What I will say is that when politicians like Ted Cruz say he’s joining Parler because it doesn’t have “censorship,” he’s wrong. Same with basically every other foolish person screaming about how Parler is about “free speech.” It’s got the same content moderation questions every platform has. And it’s pretty silly for Parler’s CEO to refer to Twitter as a “techno-fascist” company for its content moderation policies, when his company appears to be doing basically the same thing. Amusingly, the CEO is also claiming that “If you can say it on the street of New York, you can say it on Parler. Except that later in that same article, he admits: “You can’t spam people’s comment sections with unrelated content.” Except, you kinda can do that on the “street of New York.” (I recall there being more than one street in New York, but whatever). Anyway, this was always bogus, as you can see from the fact that so many accounts are being banned.

As I’ve said before: I think competition is good. And, personally, I’d prefer there to be many more competitors (though, I wish they were interoperable implementations of a protocol, rather than individual silos, but…). So, I have nothing against Parler existing. In fact, I think it’s an excellent demonstration of why the concerns about “dominance” by Twitter or other platforms is silly. It’s possible to create alternatives, and Parler has shown that it’s able to attract a bunch of users. At least for now.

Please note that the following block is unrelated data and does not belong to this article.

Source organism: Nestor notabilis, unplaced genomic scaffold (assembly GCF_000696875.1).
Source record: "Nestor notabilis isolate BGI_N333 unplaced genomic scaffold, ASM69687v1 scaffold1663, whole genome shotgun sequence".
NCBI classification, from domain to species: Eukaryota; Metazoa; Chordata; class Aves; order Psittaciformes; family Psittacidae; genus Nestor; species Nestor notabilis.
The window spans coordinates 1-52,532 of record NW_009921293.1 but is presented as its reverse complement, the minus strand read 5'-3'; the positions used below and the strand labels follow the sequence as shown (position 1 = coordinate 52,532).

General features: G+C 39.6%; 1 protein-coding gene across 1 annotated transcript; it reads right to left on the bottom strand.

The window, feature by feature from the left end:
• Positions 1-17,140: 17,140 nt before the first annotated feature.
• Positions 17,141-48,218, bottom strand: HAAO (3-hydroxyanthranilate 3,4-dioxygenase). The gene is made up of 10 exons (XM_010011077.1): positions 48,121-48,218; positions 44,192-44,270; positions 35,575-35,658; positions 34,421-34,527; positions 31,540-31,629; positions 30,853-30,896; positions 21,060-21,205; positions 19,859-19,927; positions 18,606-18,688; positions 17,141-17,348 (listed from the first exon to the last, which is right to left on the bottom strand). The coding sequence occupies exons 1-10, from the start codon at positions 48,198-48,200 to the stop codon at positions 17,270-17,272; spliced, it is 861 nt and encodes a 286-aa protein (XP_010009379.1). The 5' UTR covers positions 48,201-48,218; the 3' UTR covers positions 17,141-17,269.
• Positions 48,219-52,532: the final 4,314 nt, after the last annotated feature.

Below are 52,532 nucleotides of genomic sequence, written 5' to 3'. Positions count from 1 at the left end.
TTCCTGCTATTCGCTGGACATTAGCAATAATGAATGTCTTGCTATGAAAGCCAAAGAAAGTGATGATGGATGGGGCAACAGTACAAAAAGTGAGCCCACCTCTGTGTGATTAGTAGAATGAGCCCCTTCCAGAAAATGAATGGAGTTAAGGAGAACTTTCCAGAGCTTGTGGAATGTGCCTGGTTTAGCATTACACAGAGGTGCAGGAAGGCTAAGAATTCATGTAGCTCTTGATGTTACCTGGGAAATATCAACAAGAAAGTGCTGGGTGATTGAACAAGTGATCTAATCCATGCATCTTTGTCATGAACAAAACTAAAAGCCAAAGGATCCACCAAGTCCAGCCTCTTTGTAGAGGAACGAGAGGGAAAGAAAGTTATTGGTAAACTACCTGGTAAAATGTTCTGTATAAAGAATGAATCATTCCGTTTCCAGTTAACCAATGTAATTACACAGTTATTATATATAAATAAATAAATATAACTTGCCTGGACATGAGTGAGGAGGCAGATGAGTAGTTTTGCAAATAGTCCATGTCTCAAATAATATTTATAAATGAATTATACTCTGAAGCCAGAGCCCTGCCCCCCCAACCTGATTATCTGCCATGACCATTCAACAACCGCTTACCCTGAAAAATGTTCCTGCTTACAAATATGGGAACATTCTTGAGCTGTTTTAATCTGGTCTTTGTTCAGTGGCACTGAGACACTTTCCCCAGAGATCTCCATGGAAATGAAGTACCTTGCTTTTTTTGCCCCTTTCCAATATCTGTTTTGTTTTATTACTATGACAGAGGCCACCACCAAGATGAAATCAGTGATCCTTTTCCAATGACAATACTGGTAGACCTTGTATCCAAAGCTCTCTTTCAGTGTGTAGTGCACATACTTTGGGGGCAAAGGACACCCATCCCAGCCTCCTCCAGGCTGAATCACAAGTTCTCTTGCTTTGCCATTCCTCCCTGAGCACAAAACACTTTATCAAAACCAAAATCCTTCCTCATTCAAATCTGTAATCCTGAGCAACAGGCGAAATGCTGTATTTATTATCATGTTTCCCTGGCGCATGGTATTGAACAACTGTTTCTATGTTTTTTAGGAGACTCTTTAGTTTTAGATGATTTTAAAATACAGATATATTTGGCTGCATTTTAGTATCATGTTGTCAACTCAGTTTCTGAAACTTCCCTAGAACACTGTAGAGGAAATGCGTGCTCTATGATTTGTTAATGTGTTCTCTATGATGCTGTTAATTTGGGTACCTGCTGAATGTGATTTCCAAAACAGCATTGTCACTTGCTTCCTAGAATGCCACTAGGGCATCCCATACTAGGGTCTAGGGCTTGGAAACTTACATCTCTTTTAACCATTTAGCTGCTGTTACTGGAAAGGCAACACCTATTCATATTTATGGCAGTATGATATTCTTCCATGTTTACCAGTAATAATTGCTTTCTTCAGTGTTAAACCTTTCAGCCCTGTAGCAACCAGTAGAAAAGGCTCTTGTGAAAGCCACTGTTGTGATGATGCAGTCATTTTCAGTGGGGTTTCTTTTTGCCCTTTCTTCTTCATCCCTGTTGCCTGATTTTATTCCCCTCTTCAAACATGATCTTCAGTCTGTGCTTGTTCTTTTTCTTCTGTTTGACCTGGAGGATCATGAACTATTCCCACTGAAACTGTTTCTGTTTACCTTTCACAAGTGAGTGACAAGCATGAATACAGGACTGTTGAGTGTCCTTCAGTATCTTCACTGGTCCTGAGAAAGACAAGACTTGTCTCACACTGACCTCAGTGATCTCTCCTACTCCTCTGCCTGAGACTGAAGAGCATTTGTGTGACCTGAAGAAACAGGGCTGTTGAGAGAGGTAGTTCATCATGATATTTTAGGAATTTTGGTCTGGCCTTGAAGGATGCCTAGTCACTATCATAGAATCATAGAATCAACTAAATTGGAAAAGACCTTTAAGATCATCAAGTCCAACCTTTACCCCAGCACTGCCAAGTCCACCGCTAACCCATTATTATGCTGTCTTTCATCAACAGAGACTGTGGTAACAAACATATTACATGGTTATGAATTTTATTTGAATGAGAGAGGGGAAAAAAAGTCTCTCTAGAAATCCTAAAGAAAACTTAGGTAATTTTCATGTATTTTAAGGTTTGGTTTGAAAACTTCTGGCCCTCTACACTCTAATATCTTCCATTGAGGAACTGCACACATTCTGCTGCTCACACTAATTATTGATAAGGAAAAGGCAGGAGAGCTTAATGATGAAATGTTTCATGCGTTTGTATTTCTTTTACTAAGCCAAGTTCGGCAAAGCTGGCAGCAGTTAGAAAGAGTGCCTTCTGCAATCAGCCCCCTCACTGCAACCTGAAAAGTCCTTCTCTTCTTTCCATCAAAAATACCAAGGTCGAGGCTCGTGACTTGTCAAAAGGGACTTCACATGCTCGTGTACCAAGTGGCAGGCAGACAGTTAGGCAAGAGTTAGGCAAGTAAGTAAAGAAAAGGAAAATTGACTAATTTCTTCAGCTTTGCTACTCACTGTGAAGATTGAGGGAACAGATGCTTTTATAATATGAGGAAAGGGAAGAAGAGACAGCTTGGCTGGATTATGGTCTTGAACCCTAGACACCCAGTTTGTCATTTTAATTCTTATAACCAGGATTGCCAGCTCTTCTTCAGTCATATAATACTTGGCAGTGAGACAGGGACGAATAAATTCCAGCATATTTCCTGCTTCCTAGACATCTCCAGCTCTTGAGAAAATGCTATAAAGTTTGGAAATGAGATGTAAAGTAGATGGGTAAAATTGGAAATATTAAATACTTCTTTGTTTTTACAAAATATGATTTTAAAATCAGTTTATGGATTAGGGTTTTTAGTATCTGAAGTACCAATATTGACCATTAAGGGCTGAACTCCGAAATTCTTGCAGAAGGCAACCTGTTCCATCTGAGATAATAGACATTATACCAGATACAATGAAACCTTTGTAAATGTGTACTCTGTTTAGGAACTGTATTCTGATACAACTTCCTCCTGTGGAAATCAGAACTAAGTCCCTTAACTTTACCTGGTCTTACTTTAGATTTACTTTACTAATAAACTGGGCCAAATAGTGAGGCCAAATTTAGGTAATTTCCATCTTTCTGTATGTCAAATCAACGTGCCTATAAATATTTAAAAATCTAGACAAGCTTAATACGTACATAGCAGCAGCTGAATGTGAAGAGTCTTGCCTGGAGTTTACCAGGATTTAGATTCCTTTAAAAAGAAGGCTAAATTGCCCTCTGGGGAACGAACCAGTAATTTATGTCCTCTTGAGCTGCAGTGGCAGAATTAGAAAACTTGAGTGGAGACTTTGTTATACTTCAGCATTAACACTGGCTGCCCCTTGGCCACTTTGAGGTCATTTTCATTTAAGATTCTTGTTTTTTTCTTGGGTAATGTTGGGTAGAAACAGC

But what no one should do, is think that Parler is somehow any more “pro-free speech” than Twitter is, or that it doesn’t pull down content and accounts. Because it does.

This image has an empty alt attribute; its file name is Parler-1.jpg

The President and a bunch of his supporters have hyped it up, and the latest is that Senator Ted Cruz (and Rep. Devin Nunes) have recently joined it, and like others before them they have hyped up the misleading claim that Parler supports free speech unlike Twitter. Cruz — who has been spewing blatantly false information about “anti-conservative bias” on various internet platforms — even announced his move to Parler… on Twitter, which does not seem to be moderating him at all. Cruz’s overwrought speech is full of nonsense that has come to typify his pathetic attempt to win fans among Trump’s base.

But, I did want to take a closer look at the claims that Parler supports free speech, because it does so in basically the same way every other platform — including the way Twitter, Youtube and Facebook do: by saying that they can remove your content for any reason they want. Their user agreement includes this:

Parler may remove any content and terminate your access to the Services at any time and for any reason or no reason, although Parler endeavors to allow all free speech that is lawful and does not infringe the legal rights of others. Any invitation made by Parler to you to use the Services or submit content to the Services, or the fact that Parler may receive a benefit from your use of the Services or provision of content to the Services, will not obligate Parler to maintain any content or maintain your access to the Services. Parler will have no liability to you for removing any content, for terminating your access to the Services, or for modifying or terminating the Services, at any time and in any way and for any reason or no reason. Although the Parler Guidelines provide guidance to you regarding content that is not appropriate, Parler is free to remove content and terminate your access to the Services even where the Guidelines have been followed.